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25th of September 2017

Automotive



NASCAR drivers concerned about timing of late cautions in playoff races

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Each week leading up to the Monster Energy NASCAR Cup Series playoffs, league officials repeatedly told teams in the weekly drivers meeting to let races play out naturally.

In other words, it was a message against manipulating the results to get a driver into the playoffs or unfairly eliminate someone from contention, as was the case back in 2013. But should NASCAR officials take a sip of their own medicine after last weekend at Richmond Raceway?

Completely ignoring the wayward ambulance incident, NASCAR suffered two other notable race control miscues on Saturday, and both slightly changed the dynamic of the playoff picture heading into the weekend at Chicagoland Speedway.

The first was for the caution on lap 86: NASCAR called for a yellow flag when Matt Kenseth locked up the brakes, creating a puff of smoke. The caution occurred right before the end of the stage break and likely cost Martin Truex Jr. the playoff point he would have gained for passing Kenseth.

The final caution took place with two laps to go, just before Truex was set to take the white flag. It came out because Derrike Cope brushed the wall but didn’t generate debris with the contact. Kyle Larson beat Truex off pit road and won the race on an overtime restart.

That’s six playoff points that Truex was unfairly stripped of, and it has left the 37-year-old skeptical about NASCAR’s ability to police races during the chase for the championship.

"The biggest problem I have is every year in the drivers meeting, (NASCAR says) let it play out naturally (because) we don't want anybody screwing with the race," Truex said. "Then they go and make the wrong call? It's frustrating, but show me (that you’ll do better.) We'll see what happens."

NASCAR vice president of competition Steve O'Donnell took to the airwaves on Monday morning to discuss the various race control incidents. He admitted that NASCAR needed to do a better job during the final 10 races.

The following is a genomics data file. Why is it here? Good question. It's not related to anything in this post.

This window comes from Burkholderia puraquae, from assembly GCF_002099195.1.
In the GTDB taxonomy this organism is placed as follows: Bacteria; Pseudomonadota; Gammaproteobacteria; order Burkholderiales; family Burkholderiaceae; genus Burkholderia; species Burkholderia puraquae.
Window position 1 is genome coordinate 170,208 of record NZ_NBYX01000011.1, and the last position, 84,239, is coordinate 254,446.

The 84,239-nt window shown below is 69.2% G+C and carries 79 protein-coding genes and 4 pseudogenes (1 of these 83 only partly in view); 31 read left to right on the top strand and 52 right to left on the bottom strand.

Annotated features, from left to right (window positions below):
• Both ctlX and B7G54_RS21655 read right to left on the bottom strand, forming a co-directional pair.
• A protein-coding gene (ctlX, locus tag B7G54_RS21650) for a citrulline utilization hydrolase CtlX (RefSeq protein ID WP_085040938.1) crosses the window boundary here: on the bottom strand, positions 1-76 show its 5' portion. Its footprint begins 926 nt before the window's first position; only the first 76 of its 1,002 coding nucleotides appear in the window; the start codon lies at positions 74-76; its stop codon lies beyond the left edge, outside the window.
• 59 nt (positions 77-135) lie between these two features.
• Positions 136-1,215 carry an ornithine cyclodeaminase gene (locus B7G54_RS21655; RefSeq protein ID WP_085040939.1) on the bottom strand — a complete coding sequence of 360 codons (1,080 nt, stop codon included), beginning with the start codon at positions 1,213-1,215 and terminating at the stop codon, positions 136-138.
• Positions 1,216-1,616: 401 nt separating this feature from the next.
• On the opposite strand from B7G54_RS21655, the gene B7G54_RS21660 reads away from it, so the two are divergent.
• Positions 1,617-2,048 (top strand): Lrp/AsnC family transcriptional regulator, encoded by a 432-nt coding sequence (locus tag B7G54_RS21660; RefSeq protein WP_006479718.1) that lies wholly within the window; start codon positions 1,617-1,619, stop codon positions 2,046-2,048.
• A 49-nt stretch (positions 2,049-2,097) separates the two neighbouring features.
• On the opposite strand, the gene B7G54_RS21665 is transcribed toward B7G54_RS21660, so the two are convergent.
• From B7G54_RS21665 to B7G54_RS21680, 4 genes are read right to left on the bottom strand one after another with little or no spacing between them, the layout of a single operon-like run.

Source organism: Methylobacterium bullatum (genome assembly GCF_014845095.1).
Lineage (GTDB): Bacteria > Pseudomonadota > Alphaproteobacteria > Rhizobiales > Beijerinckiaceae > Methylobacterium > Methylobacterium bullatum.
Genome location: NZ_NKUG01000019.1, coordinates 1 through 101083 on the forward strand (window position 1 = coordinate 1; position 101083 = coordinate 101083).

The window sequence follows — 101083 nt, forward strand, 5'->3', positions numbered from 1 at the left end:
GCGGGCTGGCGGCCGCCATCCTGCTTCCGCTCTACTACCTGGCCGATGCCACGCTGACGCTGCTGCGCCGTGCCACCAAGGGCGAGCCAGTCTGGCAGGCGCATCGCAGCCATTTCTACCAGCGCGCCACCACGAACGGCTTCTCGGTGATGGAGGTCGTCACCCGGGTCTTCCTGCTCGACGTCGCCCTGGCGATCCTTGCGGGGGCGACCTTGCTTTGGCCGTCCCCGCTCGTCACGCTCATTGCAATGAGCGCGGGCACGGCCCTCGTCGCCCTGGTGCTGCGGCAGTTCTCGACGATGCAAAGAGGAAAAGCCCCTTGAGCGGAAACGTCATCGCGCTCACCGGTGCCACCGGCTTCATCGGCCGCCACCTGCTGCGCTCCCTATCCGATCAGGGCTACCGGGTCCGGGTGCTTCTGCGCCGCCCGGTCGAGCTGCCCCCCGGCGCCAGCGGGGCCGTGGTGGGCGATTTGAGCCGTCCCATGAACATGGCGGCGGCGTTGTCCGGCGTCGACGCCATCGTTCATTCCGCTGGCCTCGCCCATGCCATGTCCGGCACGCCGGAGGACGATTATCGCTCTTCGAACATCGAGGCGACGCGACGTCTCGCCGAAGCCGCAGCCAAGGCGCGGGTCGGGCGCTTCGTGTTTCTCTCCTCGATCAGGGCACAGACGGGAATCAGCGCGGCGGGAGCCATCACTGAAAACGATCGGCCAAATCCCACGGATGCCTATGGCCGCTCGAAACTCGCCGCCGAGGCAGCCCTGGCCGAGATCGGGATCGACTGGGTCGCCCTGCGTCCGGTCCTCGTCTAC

"As for that last caution, that's not something you want to see happen either," O’Donnell said. "I've been back and forth with Martin, and he's obviously upset. I think that's fair. It's something that we have to look at as we go forward. We need to be consistent and that wasn't our best effort. As we approach the playoffs, we're going to regroup and have a bunch of meetings and get it right."

So did Truex get the explanation he wanted from O’Donnell in their private meeting?

"Well, I heard what I wanted to hear," Truex said. "It did not change anything. So, you know, don't just tell me, show me. I'd like to see it play out the right way."

Dale Earnhardt Jr. has expressed similar concerns in the past and believes a questionable debris call cost Carl Edwards the Cup Series championship last season. He also said that may have played a role in his impromptu retirement back in January. 

Last year at Homestead a questionable late yellow cost a driver the championship. Same driver announced his retirement a few months later. https://t.co/T3oruuS8oo

— Dale Earnhardt Jr. (@DaleJr) September 10, 2017

Earnhardt and Truex aren’t the only drivers with reservations, either. Brad Keselowski says he’s a cynic about everything but the United States moon landing and that often includes second-guessing NASCAR race control.

"I look at everything that goes on and always say that’s probably not right, not just limited to NASCAR, so that’s why it’s good for them to have transparency and to have some consistency to go with their transparency so that nobody feels that way," Keselowski said. "But I think it’s very natural, especially when you’re negatively impacted by those events to be frustrated by it, so I can completely understand where Martin is coming from.

"I felt like the same thing has happened to me at times in my career. There’s no way to prove or disprove it, but that’s how you feel, so it becomes reality."

Debris cautions are down drastically this season compared for much of the past decade, and a large part of that is the introduction of stage racing to the weekly NASCAR dynamic.

Larson was the beneficiary of the late caution on Saturday night and was willing to cut the sanctioning body a break on such decisions.

"I think if you look at it, I know a lot of people are talking about funny cautions and stuff recently, but I think NASCAR has done a great job this year of letting races play out," Larson said. "They've done a good job of not throwing debris cautions.

"Saturday night wasn't a debris caution, but they're put in a position where they have to make a split-second decision. It's easy to blame them."

So with all that said, does Truex have confidence in NASCAR race control over the next 10 weeks?

"Ask me after Homestead," he said.

Opinion A way too early look at the NASCAR playoffs

By Matt Weaver

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